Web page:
Demi Lovato isn't just inspiring her fans to talk about their experiences with mental health — she's also inspiring her fellow pop stars. On the June 24 episode of her talk show, Kelly Clarkson talked to Lovato about her experiences with depression, as the two singers talked about the importance of being open and vulnerable about their mental health. The American Idol winner began her interview by praising Lovato for being "so open" about mental health and her experiences with depression and bipolar disorder.
"I love how open you are about mental health because I have similar issues, and I suffer from depression," Clarkson said on The Kelly Clarkson show. "I think a lot of people, especially in the creative world ... [are] kind of trained to just keep going and 'you can handle it,' especially as a woman it's like, 'Don't let them see you sweat.'"
Adding that "not everybody is as vulnerable" as Lovato, Clarkson explained that it's important for their young fans to see someone talk frankly about experiences they may also be going through, to know they're not alone. "Knowing that someone else is going through it makes you not feel alone and so depressed about it," she continued. "Thank you for doing that. It's really hard."
The feeling was clearly mutual, as Lovato revealed that Clarkson was "the first idol" she had as an aspiring singer, and that she always wanted to model her career after the American Idol winner. "I wouldn't be the artist or even the person I am, with being so outspoken and vulnerable and fearless if I hadn't had you to look up to," Lovato said. "You are fearless and courageous and real as f*ck. ... When I was younger I always thought to myself, 'If I ever make it, I want to be like her, because she's real and she's genuine.'"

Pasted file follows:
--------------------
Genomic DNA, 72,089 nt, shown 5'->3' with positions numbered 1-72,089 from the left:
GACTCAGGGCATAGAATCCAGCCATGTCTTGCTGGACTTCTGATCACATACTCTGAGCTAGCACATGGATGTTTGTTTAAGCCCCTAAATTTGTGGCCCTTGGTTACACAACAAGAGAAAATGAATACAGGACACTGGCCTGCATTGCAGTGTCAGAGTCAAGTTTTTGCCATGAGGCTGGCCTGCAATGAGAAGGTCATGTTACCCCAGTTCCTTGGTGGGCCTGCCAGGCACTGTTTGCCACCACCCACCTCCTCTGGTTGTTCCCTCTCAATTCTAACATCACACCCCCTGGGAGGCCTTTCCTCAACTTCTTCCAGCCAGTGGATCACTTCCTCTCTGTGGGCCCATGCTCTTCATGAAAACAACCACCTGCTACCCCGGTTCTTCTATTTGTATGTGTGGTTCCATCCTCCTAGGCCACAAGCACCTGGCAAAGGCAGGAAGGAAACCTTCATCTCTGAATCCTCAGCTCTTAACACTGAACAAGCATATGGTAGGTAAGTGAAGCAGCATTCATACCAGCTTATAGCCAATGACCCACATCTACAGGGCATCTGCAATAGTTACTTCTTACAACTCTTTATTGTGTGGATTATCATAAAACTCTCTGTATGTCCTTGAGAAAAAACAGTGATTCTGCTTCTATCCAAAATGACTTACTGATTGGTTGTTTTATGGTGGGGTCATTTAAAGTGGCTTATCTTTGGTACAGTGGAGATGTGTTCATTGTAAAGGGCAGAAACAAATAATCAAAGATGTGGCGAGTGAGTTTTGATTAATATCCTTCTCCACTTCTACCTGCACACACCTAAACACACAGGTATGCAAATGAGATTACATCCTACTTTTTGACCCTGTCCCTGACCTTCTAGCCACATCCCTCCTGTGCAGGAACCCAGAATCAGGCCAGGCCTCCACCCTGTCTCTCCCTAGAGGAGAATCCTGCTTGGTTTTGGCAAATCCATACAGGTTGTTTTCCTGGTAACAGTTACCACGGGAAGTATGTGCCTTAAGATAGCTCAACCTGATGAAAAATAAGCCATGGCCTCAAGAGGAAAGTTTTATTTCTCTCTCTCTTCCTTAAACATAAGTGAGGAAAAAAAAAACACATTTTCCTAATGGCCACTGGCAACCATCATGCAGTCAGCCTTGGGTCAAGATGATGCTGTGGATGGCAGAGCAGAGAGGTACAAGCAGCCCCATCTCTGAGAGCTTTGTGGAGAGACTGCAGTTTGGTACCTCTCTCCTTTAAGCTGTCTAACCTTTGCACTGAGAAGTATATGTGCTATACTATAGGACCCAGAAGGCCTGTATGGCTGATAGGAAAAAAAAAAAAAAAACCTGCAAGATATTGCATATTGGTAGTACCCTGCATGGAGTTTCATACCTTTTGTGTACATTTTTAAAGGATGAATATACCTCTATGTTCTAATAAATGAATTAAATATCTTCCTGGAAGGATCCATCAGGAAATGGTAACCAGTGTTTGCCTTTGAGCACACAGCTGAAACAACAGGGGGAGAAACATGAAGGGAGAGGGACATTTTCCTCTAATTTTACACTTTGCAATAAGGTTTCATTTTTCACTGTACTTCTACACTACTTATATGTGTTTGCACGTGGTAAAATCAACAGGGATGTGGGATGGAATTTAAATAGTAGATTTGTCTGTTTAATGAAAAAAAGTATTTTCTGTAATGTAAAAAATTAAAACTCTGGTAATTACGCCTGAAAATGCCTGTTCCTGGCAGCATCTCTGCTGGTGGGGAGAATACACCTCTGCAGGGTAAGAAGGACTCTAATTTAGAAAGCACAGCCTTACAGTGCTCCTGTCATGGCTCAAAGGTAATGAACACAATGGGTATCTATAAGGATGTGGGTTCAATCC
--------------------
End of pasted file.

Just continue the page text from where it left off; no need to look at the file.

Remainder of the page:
Despite their willingness to share their respective struggles with their fans — and with each other — both Clarkson and Lovato admitted that looking after your mental health "takes work," which some people don't understand. "Even when you overcome something, they're like, 'OK, she's already overcome it,'" Clarkson explained. "I'm like, 'No, no that's a daily effort in, like, trying to be positive." Explaining that being in a good mental state is "not a given," the singer and TV host continued, "I think that's a daily thing that you work at and a daily thing that I work at."
Though she hasn't been as outspoken about her experiences with depression as Lovato, Clarkson has been opening up quite a bit recently about mental health on her talk show. In fact, on June 23 — just one day before interviewing Lovato — she and Chelsea Handler reflected on the ways that attending therapy has helped them take care of their mental health and recover from trauma.
"I actually, 100 percent, know and go to therapy," Clarkson told Handler on The Kelly Clarkson Show. "You think you’re past it, and although you know the situation and think you figured it out, you just don’t realize how much PTSD comes into play when something triggers you like that." She may not realize it, but Clarkson is definitely helping her fans and viewers realize that they're not alone in their experiences with mental health.
If you or someone you know is seeking help for mental health concerns, visit the National Alliance on Mental Illness (NAMI) website, or call 1-800-950-NAMI(6264). For confidential treatment referrals, visit the Substance Abuse and Mental Health Services Administration (SAMHSA) website, or call the National Helpline at 1-800-662-HELP(4357). In an emergency, contact the National Suicide Prevention Lifeline at 1-800-273-TALK(8255) or call 911.